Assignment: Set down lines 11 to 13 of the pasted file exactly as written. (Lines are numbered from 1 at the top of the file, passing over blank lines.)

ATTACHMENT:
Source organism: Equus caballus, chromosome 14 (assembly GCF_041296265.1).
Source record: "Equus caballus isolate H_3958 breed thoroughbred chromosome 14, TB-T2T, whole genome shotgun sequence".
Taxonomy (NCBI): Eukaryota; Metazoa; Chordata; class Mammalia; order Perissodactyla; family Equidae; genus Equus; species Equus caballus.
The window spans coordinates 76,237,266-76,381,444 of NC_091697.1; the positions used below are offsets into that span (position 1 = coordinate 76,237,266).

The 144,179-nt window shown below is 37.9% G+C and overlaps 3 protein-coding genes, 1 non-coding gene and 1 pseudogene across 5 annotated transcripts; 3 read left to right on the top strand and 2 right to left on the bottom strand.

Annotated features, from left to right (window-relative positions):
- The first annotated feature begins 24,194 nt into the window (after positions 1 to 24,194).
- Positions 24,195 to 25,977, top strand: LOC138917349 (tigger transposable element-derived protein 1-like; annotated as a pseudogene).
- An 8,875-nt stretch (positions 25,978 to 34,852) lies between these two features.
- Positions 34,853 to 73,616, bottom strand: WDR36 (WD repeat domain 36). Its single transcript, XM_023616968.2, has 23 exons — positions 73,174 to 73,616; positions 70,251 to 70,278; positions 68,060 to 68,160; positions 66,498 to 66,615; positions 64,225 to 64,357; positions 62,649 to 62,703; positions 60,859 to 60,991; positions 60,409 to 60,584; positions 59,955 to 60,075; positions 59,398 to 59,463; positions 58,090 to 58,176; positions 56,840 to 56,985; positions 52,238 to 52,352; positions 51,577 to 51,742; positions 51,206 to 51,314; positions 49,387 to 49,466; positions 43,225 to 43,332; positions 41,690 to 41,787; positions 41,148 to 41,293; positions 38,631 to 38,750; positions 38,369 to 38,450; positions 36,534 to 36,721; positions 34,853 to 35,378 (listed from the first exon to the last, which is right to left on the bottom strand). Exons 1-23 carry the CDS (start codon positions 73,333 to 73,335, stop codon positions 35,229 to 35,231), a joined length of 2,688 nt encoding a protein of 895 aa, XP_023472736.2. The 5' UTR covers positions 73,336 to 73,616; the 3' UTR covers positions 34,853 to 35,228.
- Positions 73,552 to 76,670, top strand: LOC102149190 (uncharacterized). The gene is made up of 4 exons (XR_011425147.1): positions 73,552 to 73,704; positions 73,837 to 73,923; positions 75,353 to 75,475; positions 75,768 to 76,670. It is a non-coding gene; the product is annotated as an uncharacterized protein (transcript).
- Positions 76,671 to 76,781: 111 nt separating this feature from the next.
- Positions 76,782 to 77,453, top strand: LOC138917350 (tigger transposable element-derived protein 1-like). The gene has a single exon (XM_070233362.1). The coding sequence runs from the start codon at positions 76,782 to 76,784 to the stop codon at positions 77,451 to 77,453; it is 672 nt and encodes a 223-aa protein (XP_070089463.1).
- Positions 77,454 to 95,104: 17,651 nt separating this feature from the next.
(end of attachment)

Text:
- Positions 73,552 to 76,670, top strand: LOC102149190 (uncharacterized). The gene is made up of 4 exons (XR_011425147.1): positions 73,552 to 73,704; positions 73,837 to 73,923; positions 75,353 to 75,475; positions 75,768 to 76,670. It is a non-coding gene; the product is annotated as an uncharacterized protein (transcript).
- Positions 76,671 to 76,781: 111 nt separating this feature from the next.
- Positions 76,782 to 77,453, top strand: LOC138917350 (tigger transposable element-derived protein 1-like). The gene has a single exon (XM_070233362.1). The coding sequence runs from the start codon at positions 76,782 to 76,784 to the stop codon at positions 77,451 to 77,453; it is 672 nt and encodes a 223-aa protein (XP_070089463.1).